Last Words

What do you say when you know it’s the last thing you’ll say?  How do you choose your words when you know that there won’t be another tomorrow to say the things that go unsaid today?

We use so many words throughout life, many of them fairly careless and insubstantial, spoken out of the ease-inducing sense that neither today nor tomorrow will be our last.  We live with that unspoken confidence in the undetected privilege of continuity.

So life doesn’t give us much practice for last words.  Most of our days are spent plodding along life’s journey, neither at the beginning nor at the end of our various seasons.  So like the wedding ceremony or the firstborn’s birth or the graduation, no one gets in too much practice.

Perhaps it’s just as well that our last words are often simple, bare, unimpressive.  We tend to love beginnings, for all their hope; and endings, for all their sentiment.  Yet in many ways it’s the granite middle that counts — who we are and how we live and what we say in the routine of life, unfueled by the anticipations of the starting line and unmoved by the nostalgia of the goodbye.

Nevertheless, God has created a world of time, of memories, of beginnings and endings.  A world of summer and winter, springtime and harvest.  A world of hello’s and goodbye’s.  Which is why we have last words.

I spoke a few tonight.  Not well prepared, because simple faithfulness alone is demanding overtime these days, and because finishing well is perhaps the best farewell of all.  And not profound, because last words are monumental only because of the moment.  They don’t find their power in profundity but in provenness.  So we say the most basic things, things that in the normal course of events seem justifiably ignorable, because we heard them yesterday and we’ll hear them tomorrow.  Yet we forget that it’s at sunset that the sun tosses its most brilliant rays onto the blanket of clouds.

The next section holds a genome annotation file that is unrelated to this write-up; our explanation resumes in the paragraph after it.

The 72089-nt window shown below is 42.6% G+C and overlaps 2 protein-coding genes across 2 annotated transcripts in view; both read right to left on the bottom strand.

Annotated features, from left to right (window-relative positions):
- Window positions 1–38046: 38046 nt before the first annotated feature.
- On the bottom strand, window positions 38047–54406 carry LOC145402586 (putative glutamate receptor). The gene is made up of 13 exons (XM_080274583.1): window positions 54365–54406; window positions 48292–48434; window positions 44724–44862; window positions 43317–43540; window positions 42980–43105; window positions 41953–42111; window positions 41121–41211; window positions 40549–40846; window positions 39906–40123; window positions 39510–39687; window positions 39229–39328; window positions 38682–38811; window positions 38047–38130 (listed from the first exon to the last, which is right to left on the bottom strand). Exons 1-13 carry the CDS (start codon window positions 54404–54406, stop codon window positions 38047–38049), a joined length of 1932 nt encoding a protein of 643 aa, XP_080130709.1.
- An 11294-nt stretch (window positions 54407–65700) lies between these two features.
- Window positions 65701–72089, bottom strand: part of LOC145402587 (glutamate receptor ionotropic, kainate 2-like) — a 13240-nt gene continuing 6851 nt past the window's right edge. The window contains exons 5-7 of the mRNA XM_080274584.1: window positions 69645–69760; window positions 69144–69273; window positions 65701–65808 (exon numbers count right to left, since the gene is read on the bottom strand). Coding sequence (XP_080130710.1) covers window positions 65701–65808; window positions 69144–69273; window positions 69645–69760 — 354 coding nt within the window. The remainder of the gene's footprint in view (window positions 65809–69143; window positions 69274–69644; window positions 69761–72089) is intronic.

It’s a strange thing to come home, flop on the bed with the family, wrestle with and read to the son, and then settle into the living room chair and consider how quickly last words come and go.  All of a sudden they’re here, being spoken, being heard.

So we get to those last moments, and we just choose.  And perhaps it’s just as well.  There’s no virtue in being unprepared, but you can’t script everything.  Death, for most of us, will be quite unscripted.  Why not our many other end-points along the way?

After all, perhaps the sun is trying to tell us something at sunset.  Maybe it’s trying to tell us, “Light is not just light.  Light is beauty.”  It may be that every evening the sun is making the kind of statement that you can only make at the end of it all, the kind of statement that makes us all just stop and watch it each day for a few seconds, even though it’s been journeying through the sky for the previous twelve hours, too.  Maybe it’s saying, “Let me tell you, right here at the end, that the light you’ve seen all along really is beautiful.  Can you see it now, through the magnifying lens of the moment?  Give me one last chance to convince you that light is beautiful.  It really is beautiful.  I’m leaving now, so remember this.”

Like the sun at sunset, we’re not saying new things when we say last things.  We’re just saying those things that have become gloriously normal because they are  gloriously true.

So tonight, I pillow my head with the last words of that great cloud of witnesses ringing in my mind.  Moses said, “Be strong and courageous (Deut 31:6).  Jesus said, “It is finished” (John 19:30).  Paul said, “I have fought the good fight” (2 Tim 4:7).  And John said, “Come, Lord Jesus” (Rev 22:20).


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